The struggle of the creative entrepreneur is real.
When I'm working with overwhelmed clients to streamline their business, I ask them to make a list of all the things they have to do on a day-to-day basis. It's obvious that every one of them is trying to balance the fun, imaginative, creation-focused parts of their lives with more practical tasks like paying bills, wrestling with tech issues and marketing our products or services.
But almost every single one of them completely forgets a vital category.
I get it. It's easy to let yourself go a bit when life gets hectic. We've all been there. But the truth is, taking care of yourself should be your number one priority.
Every. Single. Day.
Even when you're busy. Even when you're on a deadline. Even when you're 3 days away from a huge launch and still haven't finished those final touches and don't want to be bothered by minor concerns like food, water, or sleep. (Especially then!)
When I was managing a law firm, my husband used to text me around 1 pm. "Have you eaten?" He knew I had a tendency to get so wrapped up in work that I would forget to take a lunch, and he was tired of me coming home famished, cranky and exhausted.
Skipping lunch meant skipping my workout, grabbing whatever was easiest for dinner (usually some not-so-healthy takeout delivered by Favor), skipping my evening writing session, and flopping down on the sofa to watch TV until bedtime.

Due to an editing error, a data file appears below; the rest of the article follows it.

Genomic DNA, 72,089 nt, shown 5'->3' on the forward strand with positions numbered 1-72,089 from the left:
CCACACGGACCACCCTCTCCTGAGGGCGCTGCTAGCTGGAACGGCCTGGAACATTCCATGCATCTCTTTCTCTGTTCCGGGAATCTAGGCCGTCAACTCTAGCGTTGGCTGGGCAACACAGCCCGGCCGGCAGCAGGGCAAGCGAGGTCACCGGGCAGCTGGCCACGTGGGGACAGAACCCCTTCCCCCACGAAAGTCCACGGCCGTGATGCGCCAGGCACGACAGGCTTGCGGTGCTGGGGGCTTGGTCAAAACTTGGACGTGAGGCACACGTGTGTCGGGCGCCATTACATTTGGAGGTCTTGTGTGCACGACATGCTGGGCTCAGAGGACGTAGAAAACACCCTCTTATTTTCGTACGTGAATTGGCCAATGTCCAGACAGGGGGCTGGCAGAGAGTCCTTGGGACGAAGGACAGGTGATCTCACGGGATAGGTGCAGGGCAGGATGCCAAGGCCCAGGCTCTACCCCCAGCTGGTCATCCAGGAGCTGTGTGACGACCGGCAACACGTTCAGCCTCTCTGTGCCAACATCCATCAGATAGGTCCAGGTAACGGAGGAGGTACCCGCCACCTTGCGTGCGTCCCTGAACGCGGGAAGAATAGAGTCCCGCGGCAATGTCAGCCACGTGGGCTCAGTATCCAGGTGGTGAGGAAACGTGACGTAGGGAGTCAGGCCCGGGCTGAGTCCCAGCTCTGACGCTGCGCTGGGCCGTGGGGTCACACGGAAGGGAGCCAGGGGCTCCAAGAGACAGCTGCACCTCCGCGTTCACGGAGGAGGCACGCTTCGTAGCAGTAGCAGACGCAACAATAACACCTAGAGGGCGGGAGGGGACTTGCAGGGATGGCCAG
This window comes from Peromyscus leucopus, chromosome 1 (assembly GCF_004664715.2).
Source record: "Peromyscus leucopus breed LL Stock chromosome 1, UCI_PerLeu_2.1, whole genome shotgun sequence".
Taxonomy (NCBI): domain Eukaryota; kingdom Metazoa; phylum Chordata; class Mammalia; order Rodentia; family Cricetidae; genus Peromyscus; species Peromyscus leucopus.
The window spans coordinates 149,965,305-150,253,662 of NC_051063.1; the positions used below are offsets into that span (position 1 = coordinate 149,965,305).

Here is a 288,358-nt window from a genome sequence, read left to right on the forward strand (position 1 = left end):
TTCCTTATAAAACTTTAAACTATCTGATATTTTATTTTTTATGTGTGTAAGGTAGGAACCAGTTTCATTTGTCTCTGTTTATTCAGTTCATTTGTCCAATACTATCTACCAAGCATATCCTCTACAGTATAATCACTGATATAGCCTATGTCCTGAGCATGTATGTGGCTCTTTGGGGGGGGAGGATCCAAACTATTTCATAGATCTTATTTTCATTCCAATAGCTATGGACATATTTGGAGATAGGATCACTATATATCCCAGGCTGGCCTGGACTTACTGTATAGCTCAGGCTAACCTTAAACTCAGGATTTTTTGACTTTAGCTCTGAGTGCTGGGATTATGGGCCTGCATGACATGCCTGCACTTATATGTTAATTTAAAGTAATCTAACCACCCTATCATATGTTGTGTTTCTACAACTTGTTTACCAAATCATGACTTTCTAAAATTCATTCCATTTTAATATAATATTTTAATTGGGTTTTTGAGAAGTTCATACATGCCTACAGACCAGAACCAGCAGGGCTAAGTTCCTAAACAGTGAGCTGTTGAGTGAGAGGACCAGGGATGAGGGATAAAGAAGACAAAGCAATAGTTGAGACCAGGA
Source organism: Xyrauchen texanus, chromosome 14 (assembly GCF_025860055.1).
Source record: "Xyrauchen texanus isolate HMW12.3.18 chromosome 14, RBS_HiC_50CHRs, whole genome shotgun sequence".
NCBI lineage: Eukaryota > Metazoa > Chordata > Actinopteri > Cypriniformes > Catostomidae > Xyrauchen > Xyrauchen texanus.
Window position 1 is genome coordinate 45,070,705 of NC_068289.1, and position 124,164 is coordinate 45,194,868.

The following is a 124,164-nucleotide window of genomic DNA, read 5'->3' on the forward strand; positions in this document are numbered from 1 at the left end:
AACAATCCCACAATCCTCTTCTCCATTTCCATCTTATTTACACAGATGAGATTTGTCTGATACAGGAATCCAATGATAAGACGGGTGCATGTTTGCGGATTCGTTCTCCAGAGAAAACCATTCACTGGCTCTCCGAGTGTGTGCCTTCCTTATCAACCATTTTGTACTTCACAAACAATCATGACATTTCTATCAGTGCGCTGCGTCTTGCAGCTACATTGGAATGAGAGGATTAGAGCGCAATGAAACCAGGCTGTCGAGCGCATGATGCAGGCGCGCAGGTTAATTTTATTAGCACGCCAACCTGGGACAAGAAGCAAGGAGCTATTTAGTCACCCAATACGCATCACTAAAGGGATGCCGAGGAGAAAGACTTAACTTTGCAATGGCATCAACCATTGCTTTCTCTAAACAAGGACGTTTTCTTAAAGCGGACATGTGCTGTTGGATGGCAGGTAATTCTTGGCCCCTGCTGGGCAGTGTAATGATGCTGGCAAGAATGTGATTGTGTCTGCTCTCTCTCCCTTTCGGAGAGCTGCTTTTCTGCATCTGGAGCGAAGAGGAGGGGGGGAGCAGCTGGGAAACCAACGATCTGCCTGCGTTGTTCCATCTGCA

But, hey. At least I was still pulling in big bucks for my law firm, right?
When I left my day job to write full-time, I carried that same "all work, no play" attitude with me to my home office. Only now, instead of watching TV until bedtime, I was working on my creative projects until 3:00 am. Then I'd get a few hours of sleep, wake up and do it all over again.
That routine didn't last long.
In less than a week, I was knocked out by major cedar fever, which turned into laryngitis and then allergy-induced bronchitis. My immune system was wrecked by a bad diet, lack of sleep, and too many hours in front of my computer screen.
And my body finally had enough.
I missed a concert with my brother and sister. I missed a birthday event for one of my best friends. I had to reschedule all of my coaching calls. And I missed out on six days worth of writing because I was too run-down and doped up on antihistamines to think straight. (Six days of writing = 25% of a novel in my world. That's a lot to catch up on!)
I knew I had to make some changes to my daily routine if I wanted to make a living as a creative entrepreneur. And I knew it had to happen fast.
Because when you ARE your business, you can't afford to let yourself go. You have to give your brain and your body the resources they need to support you in your creative process, even when you feel there just isn't enough time.
But don't worry. Adding a regular self-care routine to your busy schedule isn't as overwhelming as it sounds.
I whipped myself into prime creating shape with these seven simple habits to boost physical health, mental well-being and creative productivity. And if I can do it, so can you.
1. GET ENOUGH SLEEP: No brainer, right? How many times have you heard about the importance of a solid 8 hours? But somewhere along the way, sleeplessness became a badge of honor in entrepreneurial circles.
#NoTimeToSleep? Yeah, yeah. We get it. You're working. So is everyone else. Let's see how long you can keep that up without a decent amount of rest. Figure out a way to get the sleep you need. #MakeTimeToSleep. Naps encouraged.